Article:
Observing the conservative criticism, liberals have sometimes responded that it demonstrates the insincerity of the Right’s commitment to originalism, textualism, or other jurisprudential theories. See, they say: Conservatives are just as “results-oriented” when it comes to judging as they have long accused liberals of being. But this charge often rests on an equivocation. Judicial decision-making should not be oriented toward the advancement of certain policies on the basis of their desirability. It should seek to achieve the correct legal result. The chief justice’s critics think that in too many crucial cases, his opinions have been both mistaken on the law and unfortunate in their effects.
When conservatives have soured on previous Republican-appointed justices, they have tended to explain the justices’ apostasies by reference to the sociology of the legal profession, their desire for elite approbation, and their weaknesses of character. But there is widespread agreement, spanning the political spectrum, that something else is moving Roberts: that he is trying to protect the Court as an institution.
The Court requires public respect if it is to be effective in discharging its duties, for the same reason Alexander Hamilton wrote that it is the branch of the federal government that poses the least danger to the others: It neither holds the sword nor commands the purse. “It may truly be said to have neither force nor will, but merely judgment.” If the Court comes to be seen as a partisan political actor, Roberts worries, its judgments will lose their legitimacy. Or, at least, many observers have inferred that Roberts has this worry.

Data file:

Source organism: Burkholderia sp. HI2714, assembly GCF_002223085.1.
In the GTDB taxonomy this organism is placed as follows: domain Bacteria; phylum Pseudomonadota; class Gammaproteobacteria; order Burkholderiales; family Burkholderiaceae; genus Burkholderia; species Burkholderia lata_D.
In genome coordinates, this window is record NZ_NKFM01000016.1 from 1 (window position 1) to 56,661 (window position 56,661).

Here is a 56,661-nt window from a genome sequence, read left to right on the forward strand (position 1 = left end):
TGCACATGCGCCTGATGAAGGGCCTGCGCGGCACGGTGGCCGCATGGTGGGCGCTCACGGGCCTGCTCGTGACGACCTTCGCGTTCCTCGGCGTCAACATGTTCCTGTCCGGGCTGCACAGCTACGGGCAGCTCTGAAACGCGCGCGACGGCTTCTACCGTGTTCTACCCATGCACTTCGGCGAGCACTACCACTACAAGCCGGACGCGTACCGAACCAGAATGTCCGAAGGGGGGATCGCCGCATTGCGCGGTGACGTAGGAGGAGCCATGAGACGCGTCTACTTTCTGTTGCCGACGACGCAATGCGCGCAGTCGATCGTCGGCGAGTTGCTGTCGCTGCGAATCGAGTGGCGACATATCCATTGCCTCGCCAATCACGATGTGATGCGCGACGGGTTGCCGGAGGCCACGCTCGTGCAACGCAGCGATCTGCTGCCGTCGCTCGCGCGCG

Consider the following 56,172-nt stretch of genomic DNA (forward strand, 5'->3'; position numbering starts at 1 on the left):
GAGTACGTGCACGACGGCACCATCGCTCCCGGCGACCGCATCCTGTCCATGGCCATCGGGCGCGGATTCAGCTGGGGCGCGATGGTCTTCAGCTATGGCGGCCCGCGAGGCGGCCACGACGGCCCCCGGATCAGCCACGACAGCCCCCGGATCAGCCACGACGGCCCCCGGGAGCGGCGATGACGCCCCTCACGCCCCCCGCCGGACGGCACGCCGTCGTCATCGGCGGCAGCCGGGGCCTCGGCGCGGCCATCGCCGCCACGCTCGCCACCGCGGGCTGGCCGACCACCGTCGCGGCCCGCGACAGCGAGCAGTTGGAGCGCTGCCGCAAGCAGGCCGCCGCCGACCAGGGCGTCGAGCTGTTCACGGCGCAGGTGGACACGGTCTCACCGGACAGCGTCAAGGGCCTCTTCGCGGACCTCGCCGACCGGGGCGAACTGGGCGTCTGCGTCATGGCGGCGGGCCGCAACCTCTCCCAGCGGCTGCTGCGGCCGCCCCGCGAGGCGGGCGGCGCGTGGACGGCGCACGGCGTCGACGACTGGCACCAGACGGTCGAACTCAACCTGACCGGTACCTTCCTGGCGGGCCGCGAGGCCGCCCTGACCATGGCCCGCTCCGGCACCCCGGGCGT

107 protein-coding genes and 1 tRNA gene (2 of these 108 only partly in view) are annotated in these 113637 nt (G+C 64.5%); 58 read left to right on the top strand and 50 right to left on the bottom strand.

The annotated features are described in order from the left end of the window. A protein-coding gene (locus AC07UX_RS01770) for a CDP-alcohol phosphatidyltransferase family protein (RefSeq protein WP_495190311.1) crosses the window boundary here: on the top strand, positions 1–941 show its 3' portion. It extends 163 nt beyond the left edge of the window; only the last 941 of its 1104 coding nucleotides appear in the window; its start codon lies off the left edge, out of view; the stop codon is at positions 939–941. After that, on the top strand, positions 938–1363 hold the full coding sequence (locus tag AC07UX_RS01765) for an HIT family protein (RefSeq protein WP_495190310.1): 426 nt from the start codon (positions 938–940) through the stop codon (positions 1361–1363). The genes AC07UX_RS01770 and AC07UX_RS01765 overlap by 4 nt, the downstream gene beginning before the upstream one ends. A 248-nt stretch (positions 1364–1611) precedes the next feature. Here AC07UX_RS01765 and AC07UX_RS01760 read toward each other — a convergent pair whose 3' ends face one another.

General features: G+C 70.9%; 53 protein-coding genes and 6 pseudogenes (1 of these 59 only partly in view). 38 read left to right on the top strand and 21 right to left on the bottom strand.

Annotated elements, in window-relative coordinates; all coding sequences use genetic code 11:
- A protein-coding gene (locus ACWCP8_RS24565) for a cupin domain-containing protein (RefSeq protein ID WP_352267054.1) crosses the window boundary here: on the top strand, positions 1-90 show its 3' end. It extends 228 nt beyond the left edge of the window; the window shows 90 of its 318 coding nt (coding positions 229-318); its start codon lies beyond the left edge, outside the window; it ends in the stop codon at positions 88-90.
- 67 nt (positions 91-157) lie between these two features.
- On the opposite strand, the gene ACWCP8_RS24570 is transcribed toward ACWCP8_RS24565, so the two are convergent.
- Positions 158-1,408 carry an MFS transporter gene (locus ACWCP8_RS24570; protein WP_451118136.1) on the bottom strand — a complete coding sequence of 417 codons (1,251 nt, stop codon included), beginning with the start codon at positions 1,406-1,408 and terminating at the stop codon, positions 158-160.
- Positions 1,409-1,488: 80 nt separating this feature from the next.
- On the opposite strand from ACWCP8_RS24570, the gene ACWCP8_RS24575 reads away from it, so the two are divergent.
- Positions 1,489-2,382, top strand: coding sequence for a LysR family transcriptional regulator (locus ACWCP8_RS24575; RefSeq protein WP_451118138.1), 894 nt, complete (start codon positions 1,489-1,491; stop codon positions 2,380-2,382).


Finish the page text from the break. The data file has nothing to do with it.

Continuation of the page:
That worry has an objective basis. The perception that the Court is turning into an activist conservative power center in our government has been fueling a political backlash on the left. Progressives are increasingly interested in expanding the size of the Supreme Court if they win control of the White House and Congress. New Democratic appointees would make up for the “stolen seat” that they believe Merrick Garland should have taken in 2016. A new progressive majority could then overturn such hated conservative precedents as Citizens United, the 2010 decision that protected corporate political advocacy under the First Amendment.